Second, there are a few different factors involved in fading, sealing is the most common, but you might also have been given an overly thin coating (preventing sufficient dye absorption) or a poor quality dye might have been used.

Either way, I would be very surprised if further black dye would be absorbed just by immersing the part and then trying to seal it better; odds are you'd get little to no result. If corrosion isn't a factor, you could try other methods to make the part black, such as using an opaque staining color from Dykem. If corrosion is a factor, you're probably best off starting over.

On the flip side... I don't think anything in the dye or seal would hurt the steel parts; so you don't stand to lose much if you go ahead and try it.

Either way, good luck. And, if it was the same anodizer that did the black parts that said sealing wasn't a requirement, I'd REALLY look for a different anodizer.

Jim Gorsich
Accurate Anodizing Inc.
supporting advertiser
Compton, California, USA
accurate anodizing banner


(2005)

A. http://www.anodizingindustries.com/Specs/A8625F.pdf [Ed. note: that link is now broken]

There's a link to the current mil spec. If you read it, it does specify that class 2 shall be sealed, although it leaves the sealing medium up to the anodizer. The important thing the mil spec also states is that the coating must pass lightfastness tests, and salt spray tests. Both of these tests should be easily passed if the part is properly sealed. If I were you, in the future, ask your coater to certify that his coating meets that spec. In order to be able certify that coating, he should have sent samples out to an independent lab for testing. Those results should be in his files. I cannot imagine that a quality coater would not seal a type 2, class 2 coating. It's standard practice.

Marc Green
Marc Green
anodizer - Boise, Idaho


(2005)

"Standard Test Method for Seal Quality of Anodic Coatings on Aluminum by Acid Dissolution"
ASTM B680 [link by ed. to spec at TechStreet]

A. Sealing is an often short-cutted end-of-the-line dip.The proper conversion of the aluminum oxide to hydrated aluminum oxide is very important to prevent fading and corrosion. The water must be very pure. Many shops do not understand how easily a seal tank becomes contaminated with drag-in of tap water. Nor do they control the pH and temperature. Nor do they ever perform a "seal test", generic or ASTM. Because the solution ingredients are at such low concentration it is more subject to contamination than anything else in the process line. Many shops do not understand this. They think a weak solution is easy, not so, a weak solution is very critical.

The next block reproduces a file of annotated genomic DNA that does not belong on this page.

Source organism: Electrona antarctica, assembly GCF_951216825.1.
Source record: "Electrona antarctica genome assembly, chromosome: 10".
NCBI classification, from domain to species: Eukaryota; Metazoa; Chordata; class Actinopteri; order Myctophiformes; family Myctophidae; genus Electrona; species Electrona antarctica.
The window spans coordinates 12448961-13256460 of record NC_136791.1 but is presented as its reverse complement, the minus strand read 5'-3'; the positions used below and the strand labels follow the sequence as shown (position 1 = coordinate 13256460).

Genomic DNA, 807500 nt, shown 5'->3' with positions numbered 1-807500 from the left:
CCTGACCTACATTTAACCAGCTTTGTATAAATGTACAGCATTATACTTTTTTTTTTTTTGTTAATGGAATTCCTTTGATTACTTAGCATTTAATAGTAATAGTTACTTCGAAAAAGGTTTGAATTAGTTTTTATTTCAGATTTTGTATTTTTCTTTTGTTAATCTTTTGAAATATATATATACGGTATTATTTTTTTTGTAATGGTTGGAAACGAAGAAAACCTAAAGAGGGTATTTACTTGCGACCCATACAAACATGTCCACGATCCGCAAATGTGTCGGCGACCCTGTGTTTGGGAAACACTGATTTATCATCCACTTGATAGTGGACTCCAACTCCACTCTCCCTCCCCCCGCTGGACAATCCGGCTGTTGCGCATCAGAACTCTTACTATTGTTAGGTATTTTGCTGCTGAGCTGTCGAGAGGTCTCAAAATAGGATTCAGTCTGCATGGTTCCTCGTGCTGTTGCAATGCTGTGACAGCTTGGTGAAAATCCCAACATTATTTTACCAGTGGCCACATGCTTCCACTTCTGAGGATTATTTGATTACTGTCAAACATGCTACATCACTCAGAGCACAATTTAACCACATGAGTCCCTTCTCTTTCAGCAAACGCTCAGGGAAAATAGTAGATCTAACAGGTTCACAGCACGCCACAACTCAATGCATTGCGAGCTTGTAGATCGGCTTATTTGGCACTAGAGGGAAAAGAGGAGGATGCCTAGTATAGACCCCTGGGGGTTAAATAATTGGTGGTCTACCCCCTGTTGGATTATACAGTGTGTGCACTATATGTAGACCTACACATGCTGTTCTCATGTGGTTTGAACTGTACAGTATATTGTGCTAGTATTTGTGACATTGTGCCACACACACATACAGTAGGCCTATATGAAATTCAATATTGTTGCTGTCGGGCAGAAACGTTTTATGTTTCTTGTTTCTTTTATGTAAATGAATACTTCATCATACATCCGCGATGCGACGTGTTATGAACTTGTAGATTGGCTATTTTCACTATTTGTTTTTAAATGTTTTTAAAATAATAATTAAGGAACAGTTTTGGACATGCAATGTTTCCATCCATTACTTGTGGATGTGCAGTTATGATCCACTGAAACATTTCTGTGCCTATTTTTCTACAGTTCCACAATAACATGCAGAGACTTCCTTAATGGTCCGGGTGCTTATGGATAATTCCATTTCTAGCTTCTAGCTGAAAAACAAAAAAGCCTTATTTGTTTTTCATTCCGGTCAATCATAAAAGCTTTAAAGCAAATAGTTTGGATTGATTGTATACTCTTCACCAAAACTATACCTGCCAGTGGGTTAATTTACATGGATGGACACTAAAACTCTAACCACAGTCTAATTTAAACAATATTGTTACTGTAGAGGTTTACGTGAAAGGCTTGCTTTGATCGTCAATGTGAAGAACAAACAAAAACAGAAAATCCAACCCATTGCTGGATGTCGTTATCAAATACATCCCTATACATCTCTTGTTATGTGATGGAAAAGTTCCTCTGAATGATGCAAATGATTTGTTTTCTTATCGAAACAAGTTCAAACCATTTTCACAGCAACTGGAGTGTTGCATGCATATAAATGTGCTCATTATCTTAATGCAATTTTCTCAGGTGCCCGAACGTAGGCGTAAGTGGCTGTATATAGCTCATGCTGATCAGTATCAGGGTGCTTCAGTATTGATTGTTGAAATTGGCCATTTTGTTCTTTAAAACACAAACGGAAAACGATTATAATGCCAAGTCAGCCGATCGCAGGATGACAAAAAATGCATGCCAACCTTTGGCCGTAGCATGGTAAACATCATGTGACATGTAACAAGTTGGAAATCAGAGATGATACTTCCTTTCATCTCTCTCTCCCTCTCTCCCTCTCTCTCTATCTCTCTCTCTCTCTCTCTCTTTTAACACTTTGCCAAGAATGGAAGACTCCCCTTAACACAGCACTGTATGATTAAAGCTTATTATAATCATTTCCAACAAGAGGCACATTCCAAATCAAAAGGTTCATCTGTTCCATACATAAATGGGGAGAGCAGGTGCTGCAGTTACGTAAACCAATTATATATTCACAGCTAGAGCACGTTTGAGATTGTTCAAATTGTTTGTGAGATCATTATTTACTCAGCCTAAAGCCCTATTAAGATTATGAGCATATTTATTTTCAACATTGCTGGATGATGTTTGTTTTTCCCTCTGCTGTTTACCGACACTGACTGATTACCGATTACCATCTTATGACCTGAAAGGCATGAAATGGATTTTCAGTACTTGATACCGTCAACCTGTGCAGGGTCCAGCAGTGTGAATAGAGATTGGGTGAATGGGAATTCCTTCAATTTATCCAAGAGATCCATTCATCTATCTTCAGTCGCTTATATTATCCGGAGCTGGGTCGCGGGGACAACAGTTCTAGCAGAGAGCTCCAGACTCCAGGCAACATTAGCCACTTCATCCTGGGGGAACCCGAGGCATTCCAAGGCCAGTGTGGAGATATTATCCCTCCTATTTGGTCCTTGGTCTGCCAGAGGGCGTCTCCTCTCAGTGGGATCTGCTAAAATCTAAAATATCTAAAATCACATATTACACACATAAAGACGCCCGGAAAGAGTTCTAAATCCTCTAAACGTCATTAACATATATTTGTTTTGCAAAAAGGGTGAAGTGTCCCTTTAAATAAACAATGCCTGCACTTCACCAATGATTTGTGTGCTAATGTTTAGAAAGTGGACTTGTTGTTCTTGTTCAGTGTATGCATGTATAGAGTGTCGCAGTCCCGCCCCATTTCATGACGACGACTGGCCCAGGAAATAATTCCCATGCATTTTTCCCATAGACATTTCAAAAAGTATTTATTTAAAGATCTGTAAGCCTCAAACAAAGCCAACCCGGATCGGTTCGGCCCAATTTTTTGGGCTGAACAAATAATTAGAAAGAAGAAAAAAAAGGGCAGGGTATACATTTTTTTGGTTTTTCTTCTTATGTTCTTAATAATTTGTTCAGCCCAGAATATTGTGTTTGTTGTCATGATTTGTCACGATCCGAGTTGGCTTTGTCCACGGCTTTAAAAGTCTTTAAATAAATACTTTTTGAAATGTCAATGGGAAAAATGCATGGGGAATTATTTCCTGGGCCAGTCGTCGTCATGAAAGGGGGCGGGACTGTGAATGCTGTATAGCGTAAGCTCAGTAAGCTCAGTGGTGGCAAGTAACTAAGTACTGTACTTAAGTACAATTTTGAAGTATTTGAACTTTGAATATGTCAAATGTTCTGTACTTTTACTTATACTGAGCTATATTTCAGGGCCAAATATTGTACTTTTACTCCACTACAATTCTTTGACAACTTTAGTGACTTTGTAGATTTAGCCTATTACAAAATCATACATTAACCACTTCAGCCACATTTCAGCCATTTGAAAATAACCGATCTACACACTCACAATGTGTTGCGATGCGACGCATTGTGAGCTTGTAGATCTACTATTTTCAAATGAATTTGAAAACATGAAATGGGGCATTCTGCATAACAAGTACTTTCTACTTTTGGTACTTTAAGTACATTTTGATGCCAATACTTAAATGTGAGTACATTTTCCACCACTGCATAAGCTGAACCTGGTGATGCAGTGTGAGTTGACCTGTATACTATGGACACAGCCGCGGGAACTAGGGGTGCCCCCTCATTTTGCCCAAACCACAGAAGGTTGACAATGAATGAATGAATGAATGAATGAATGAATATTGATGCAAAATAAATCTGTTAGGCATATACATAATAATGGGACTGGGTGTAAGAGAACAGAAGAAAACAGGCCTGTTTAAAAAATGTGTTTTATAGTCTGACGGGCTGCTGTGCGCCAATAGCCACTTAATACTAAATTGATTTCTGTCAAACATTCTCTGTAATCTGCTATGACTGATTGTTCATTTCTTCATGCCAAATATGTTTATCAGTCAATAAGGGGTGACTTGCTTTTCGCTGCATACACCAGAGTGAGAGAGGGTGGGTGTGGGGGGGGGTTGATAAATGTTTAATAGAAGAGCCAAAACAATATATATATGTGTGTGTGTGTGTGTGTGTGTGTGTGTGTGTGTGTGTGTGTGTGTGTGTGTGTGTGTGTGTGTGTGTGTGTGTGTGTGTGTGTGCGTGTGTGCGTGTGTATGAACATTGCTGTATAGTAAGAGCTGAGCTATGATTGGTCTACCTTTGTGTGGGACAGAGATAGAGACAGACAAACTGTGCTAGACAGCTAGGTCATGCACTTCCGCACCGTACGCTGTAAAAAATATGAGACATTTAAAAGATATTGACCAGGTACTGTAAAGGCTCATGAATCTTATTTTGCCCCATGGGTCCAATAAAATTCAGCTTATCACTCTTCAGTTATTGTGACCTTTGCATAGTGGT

You cannot re-dye your parts. You cannot re-anodize the parts with exposed iron as it will dissolve and fall out and introduce iron as a contaminate into the anodizing solution. Your parts are ruined. You may NOW perform an ASTM seal test and prove that the anodizing was never properly sealed.

Come back to us and let us know the resolution.

robert probert
Robert H Probert
Robert H Probert Technical Services
Garner, North Carolina


(2005)

A. All Type I and II coatings per MIL-A-8625F must be "completely sealed". Nickel Acetate is not mandated, only a "suitable chemical solution" is required. This specification contains no definition for "completely sealed". One could argue that if your sealing method is sufficient to pass the monthly corrosion resistance test, then is meets the minimum specification requirements. That is unless a light fastness resistance is specified. That has never happened in my 20+ years in the anodizing business. As others have stated, light fastness is dependent on a number of factors other than just sealing.

Chris Jurey, Past-President IHAA
Luke Engineering & Mfg. Co. Inc.
supporting advertiser
Wadsworth, Ohio

luke engineering banner


(2007)

A. A quick test to see if your parts are sealed is the bleach test. A drop of clorox bleach on the part for about a minute. There should be no discoloration. This is not a substitute for salt spray testing but a quick way to see if it is sealed.

Randy Britton
- Methuen Massachusetts


January 9, 2009

Q. Hello, Rodney:

How did you measure the fluorescence from the anodized aluminum? Recently I measured photoluminecense of black anodized aluminum, saw strong broad spectrum in visible range, but I also got almost same fluorescence from the aluminum substrate itself. So right now I don't know if the fluorescence I got is from the anodized materials or from the substrate. The thickness of anodized coating is about 20 µ -- can green laser penetrate so thick a black anodized layer? I used green laser to measure PL spectrum. Is it normal to have broad spectrum from aluminum or oxidized aluminum?

Thanks

Best regards

Chen [last name deleted for privacy by Editor]
instruments - Singapore



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Black anodized aluminum fades depending on what covers it

March 27, 2008

Q. I am a mechanical engineer designing wafer handling equipment in the semiconductor industry. Among other things, we manufacture loadports where a user places a cassette of semiconductor wafers for access by a robot for processing. Cosmetics is important because our $10K tools attach to the front and are the user interface for equipment worth millions.